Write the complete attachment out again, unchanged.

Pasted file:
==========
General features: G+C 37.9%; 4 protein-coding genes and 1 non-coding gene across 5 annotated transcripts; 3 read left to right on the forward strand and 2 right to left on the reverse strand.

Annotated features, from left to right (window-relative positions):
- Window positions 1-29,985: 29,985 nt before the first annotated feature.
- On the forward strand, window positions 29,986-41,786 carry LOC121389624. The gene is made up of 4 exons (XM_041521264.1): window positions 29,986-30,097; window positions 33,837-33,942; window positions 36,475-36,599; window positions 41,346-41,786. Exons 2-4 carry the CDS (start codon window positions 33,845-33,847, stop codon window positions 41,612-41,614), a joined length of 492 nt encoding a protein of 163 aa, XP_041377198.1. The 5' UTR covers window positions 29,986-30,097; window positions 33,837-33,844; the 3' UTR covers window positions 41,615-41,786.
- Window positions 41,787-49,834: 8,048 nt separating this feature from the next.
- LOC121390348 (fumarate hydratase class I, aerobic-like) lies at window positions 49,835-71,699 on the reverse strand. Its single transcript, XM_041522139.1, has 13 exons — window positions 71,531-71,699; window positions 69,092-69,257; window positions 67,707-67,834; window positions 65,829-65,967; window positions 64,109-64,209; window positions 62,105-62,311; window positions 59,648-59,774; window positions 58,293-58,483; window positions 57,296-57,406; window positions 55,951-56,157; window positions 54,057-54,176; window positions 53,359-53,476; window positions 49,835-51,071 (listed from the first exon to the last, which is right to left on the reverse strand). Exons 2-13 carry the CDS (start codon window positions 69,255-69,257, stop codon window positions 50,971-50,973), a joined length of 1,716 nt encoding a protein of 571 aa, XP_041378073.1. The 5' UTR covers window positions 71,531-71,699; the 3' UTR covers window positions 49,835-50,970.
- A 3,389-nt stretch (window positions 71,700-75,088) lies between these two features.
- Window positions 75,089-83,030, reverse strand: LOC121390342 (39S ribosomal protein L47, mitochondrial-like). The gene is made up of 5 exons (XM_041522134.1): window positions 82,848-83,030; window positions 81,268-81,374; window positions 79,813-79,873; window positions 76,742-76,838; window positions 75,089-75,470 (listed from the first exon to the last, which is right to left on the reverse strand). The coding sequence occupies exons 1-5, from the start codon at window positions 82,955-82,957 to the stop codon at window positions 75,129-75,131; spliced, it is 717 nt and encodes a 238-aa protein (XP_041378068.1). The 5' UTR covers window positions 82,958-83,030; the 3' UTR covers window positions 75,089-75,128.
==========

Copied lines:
General features: G+C 37.9%; 4 protein-coding genes and 1 non-coding gene across 5 annotated transcripts; 3 read left to right on the forward strand and 2 right to left on the reverse strand.

Annotated features, from left to right (window-relative positions):
- Window positions 1-29,985: 29,985 nt before the first annotated feature.
- On the forward strand, window positions 29,986-41,786 carry LOC121389624. The gene is made up of 4 exons (XM_041521264.1): window positions 29,986-30,097; window positions 33,837-33,942; window positions 36,475-36,599; window positions 41,346-41,786. Exons 2-4 carry the CDS (start codon window positions 33,845-33,847, stop codon window positions 41,612-41,614), a joined length of 492 nt encoding a protein of 163 aa, XP_041377198.1. The 5' UTR covers window positions 29,986-30,097; window positions 33,837-33,844; the 3' UTR covers window positions 41,615-41,786.
- Window positions 41,787-49,834: 8,048 nt separating this feature from the next.
- LOC121390348 (fumarate hydratase class I, aerobic-like) lies at window positions 49,835-71,699 on the reverse strand. Its single transcript, XM_041522139.1, has 13 exons — window positions 71,531-71,699; window positions 69,092-69,257; window positions 67,707-67,834; window positions 65,829-65,967; window positions 64,109-64,209; window positions 62,105-62,311; window positions 59,648-59,774; window positions 58,293-58,483; window positions 57,296-57,406; window positions 55,951-56,157; window positions 54,057-54,176; window positions 53,359-53,476; window positions 49,835-51,071 (listed from the first exon to the last, which is right to left on the reverse strand). Exons 2-13 carry the CDS (start codon window positions 69,255-69,257, stop codon window positions 50,971-50,973), a joined length of 1,716 nt encoding a protein of 571 aa, XP_041378073.1. The 5' UTR covers window positions 71,531-71,699; the 3' UTR covers window positions 49,835-50,970.
- A 3,389-nt stretch (window positions 71,700-75,088) lies between these two features.
- Window positions 75,089-83,030, reverse strand: LOC121390342 (39S ribosomal protein L47, mitochondrial-like). The gene is made up of 5 exons (XM_041522134.1): window positions 82,848-83,030; window positions 81,268-81,374; window positions 79,813-79,873; window positions 76,742-76,838; window positions 75,089-75,470 (listed from the first exon to the last, which is right to left on the reverse strand). The coding sequence occupies exons 1-5, from the start codon at window positions 82,955-82,957 to the stop codon at window positions 75,129-75,131; spliced, it is 717 nt and encodes a 238-aa protein (XP_041378068.1). The 5' UTR covers window positions 82,958-83,030; the 3' UTR covers window positions 75,089-75,128.